Police are still investigating whether the Tulsa shootings were racially motivated. We do know some of Tulsa's history. It has a difficult history of race relations, including a riot in 1921 that left scores, if not hundreds, of people dead.
Scott Ellsworth has studied that event closely. He's a Tulsa native who now teaches African-American history at the University of Michigan. He's on the line from Michigan Radio.
And one of baseball's better-known characters, with a knack for testing the boundaries of free speech, has created a controversy in the very first week of the season. Ozzie Guillen, new manager of the Miami Marlins, is holding a press conference today in Miami to apologize. It's all about some comments he made about Cuba's Fidel Castro. Joining us now is NPR sports correspondent Tom Goldman. Good morning.
Government regulators in the U.S. and Europe are putting pressure on the online advertising industry to adopt a new Web browser option called "do not track." The option is designed to let people request more privacy from the websites they visit.
But there's no consensus yet on how much privacy users should expect. An Internet industry task force convenes Tuesday in Washington to try to hash that out.
Some browsers, like Internet Explorer, Safari and Firefox, already come with a "do not track" button. Other browsers are expected to add the feature soon.
Thanks to the new GI Bill, which went into effect in 2009, hundreds of thousands of U.S. veterans have the opportunity to go back to school. For many veterans, heading to college or university often involves a difficult transition. Sean Bueter of member station WBOI in Fort Wayne, Indiana explains how one university is helping veterans succeed.
Moving on to another billion dollar tech deal, Microsoft has agreed to pay AOL over $1 billion for hundreds of patents. Microsoft outbid several rivals, including Amazon and eBay, in a deal which saw AOL's stock price jump by over 40 percent. The over 800 patents include internet search, email and customized advertising and are seen as a push by Microsoft into the lucrative smartphone and tablet market.
Facebook likes Instagram. That's the top of our business news.
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INSKEEP: And they did more than just click the little thumbs up. Facebook is buying the photo application Instagram and the price is higher than it has ever paid for an acquisition - $1 billion; this for a company with only around a dozen employees. As somebody joked yesterday, why didn't they just download it?
As NPR's Laura Sydell reports, some analysts say the purchase is a defensive move.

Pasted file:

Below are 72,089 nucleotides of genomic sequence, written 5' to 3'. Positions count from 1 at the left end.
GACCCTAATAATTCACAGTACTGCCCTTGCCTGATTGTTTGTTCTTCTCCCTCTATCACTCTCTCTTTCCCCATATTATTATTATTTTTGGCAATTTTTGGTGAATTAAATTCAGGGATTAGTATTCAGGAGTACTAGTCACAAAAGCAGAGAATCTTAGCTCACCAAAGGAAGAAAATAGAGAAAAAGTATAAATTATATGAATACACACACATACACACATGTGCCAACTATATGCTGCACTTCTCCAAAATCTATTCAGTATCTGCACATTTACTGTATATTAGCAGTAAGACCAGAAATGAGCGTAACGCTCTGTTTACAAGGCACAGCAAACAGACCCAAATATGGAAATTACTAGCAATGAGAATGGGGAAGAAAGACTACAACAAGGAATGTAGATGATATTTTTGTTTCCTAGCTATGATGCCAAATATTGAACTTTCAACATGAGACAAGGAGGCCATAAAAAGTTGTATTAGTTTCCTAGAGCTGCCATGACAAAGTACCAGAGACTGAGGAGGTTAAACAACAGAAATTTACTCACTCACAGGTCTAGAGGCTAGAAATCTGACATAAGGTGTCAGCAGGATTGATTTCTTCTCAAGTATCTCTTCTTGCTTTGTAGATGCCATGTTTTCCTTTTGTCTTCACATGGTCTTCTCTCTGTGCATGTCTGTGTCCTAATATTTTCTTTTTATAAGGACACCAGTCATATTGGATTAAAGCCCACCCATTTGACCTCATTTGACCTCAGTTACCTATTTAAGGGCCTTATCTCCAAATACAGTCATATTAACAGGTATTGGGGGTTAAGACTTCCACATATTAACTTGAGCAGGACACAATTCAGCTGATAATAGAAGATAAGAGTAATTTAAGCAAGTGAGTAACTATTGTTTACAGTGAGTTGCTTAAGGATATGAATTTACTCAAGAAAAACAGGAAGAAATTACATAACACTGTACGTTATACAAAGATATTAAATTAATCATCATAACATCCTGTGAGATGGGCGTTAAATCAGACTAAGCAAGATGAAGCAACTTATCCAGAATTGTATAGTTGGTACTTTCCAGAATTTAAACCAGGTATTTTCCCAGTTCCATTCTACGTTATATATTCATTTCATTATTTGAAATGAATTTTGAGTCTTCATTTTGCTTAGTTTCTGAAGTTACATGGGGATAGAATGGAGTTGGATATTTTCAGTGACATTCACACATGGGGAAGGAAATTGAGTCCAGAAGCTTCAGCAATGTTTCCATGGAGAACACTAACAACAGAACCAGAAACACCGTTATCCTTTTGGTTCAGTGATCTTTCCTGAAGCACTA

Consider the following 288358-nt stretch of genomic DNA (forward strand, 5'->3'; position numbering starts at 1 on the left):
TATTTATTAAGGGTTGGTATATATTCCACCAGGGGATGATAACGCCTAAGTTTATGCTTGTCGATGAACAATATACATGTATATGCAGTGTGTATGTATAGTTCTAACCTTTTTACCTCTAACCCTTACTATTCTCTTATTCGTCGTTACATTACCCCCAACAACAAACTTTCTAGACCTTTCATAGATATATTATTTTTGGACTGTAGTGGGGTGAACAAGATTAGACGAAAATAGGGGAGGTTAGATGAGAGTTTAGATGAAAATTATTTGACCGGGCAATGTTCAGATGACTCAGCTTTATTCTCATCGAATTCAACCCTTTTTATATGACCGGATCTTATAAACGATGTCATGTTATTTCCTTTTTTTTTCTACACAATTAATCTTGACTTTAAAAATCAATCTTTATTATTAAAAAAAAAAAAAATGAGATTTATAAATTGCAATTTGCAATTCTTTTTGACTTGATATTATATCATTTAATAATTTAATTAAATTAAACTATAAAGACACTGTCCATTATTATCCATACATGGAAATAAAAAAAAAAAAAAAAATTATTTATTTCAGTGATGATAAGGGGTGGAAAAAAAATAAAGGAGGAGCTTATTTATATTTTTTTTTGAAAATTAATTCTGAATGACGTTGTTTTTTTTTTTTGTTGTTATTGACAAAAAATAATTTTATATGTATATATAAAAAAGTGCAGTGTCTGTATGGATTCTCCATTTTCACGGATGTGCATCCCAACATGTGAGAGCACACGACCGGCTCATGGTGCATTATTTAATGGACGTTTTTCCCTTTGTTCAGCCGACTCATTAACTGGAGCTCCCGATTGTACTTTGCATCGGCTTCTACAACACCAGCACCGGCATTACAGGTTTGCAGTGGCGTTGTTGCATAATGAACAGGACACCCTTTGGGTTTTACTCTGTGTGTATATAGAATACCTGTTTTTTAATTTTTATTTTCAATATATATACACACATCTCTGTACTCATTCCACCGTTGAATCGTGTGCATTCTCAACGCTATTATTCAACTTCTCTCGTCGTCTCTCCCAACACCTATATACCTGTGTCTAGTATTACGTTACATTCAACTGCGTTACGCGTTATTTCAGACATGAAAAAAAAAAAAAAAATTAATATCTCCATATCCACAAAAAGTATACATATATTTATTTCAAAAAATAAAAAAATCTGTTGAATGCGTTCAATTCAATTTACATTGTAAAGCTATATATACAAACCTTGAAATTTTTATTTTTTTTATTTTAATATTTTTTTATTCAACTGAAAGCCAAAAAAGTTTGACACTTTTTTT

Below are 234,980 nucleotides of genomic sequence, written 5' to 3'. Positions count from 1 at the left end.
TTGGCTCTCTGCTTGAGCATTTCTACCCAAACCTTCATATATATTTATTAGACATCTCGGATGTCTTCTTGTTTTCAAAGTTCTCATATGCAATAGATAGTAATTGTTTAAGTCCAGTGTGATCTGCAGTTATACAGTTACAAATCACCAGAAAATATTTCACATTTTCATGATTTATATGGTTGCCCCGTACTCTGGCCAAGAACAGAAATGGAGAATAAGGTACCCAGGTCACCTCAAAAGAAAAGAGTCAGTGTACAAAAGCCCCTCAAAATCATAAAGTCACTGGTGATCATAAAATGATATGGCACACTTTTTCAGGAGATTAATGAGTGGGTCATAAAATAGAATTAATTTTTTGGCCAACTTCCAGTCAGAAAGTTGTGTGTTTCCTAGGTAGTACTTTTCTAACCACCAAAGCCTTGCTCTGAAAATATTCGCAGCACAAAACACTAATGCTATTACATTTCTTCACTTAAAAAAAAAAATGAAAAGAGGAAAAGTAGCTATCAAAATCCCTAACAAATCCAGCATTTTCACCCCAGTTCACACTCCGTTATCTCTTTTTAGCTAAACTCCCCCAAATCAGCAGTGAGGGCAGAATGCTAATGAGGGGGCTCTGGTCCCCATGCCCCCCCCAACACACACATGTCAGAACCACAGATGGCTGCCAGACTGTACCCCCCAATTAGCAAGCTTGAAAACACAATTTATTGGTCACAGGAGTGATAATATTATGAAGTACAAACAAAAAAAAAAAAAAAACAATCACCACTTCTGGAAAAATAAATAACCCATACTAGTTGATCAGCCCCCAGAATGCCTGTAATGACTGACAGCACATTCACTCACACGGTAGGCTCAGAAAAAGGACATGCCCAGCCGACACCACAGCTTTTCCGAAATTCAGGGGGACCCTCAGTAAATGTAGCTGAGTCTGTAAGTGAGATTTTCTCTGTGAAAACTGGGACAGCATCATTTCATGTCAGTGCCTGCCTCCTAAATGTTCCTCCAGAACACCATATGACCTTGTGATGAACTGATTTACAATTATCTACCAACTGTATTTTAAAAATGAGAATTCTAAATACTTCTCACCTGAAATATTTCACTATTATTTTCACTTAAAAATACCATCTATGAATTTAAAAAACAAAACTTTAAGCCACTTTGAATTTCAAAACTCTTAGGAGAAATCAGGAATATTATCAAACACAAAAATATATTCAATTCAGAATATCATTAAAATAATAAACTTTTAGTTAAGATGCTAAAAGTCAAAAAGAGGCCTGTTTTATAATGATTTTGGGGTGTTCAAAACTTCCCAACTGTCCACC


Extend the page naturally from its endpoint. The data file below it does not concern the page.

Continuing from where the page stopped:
This is a story about what can happen when no one is looking. For the patients at Universal Pain Management, a medical clinic in northern Los Angeles County, Dr. Francis Riegler is always looking.
Riegler huddles with the clinic's nurse practitioner over a computer printout. The one-page report from the state's drug-tracking system shows that a patient was on the hunt for more Vicodin, a powerful pain reliever that he was already getting from Riegler's clinic.
The recession brought widespread unemployment across the U.S., but it also prompted a spike in the number of freelance or independent workers.
More than 30 percent of the nation's workers now work on their own, and the research firm IDC projects the number of nontraditional office workers — telecommuters, freelancers and contractors — will reach 1.3 billion worldwide by 2015.
In Greece, more than 21 percent of the working-age population is jobless. For Greeks under age 25, the rate is more than double that.
Some young Greeks are frightened that the economy, now in free fall, will take years to recover, so they're leaving for jobs abroad. A few entrepreneurs, however, are trying to start businesses during the worst recession in decades.
A magnet for these young entrepreneurs is CoLab, a business incubator in a weathered building near the Athens Cathedral in the city center. CoLab opened in 2009, with just one occupant — a Spanish travel writer.
The question of how far the government can go in forcing a business — in this case cigarette makers — to warn consumers about its product is before a federal appeals court in Washington, D.C., on Tuesday.
The Food and Drug Administration wants large, graphic warning labels to scare smokers, but tobacco companies say that violates their right to free speech.
Carole King has an armful of Grammy Awards and countless Top 10 hits, both under her own name and as a songwriter for artists from Little Eva to the Monkees to Aretha Franklin.
Her solo album Tapestry spent 15 weeks at the top of the charts, becoming one of the biggest-selling records of all time. King managed to fit in all those hits by starting very, very young. She tells NPR's Renee Montagne that she was just 15 when she and some classmates formed a doo-wop group called the Co-Sines.
In a quest to get to better know members of the Hezbollah militia in Lebanon, four Western journalists and a former U.S. Army Ranger last year arranged to play paintball in Beirut with some men who said they were among the group's fighters.
Jack Tramiel, the man behind the Commodore 64 computer, died Sunday, according to reports. Tramiel, who was 83, came to America after World War II. He was a survivor of the Auschwitz concentration camp in his native Poland.
Update: This post has been updated to reflect Tramiel's liberation from the Ahlem work camp, after his time in Auschwitz.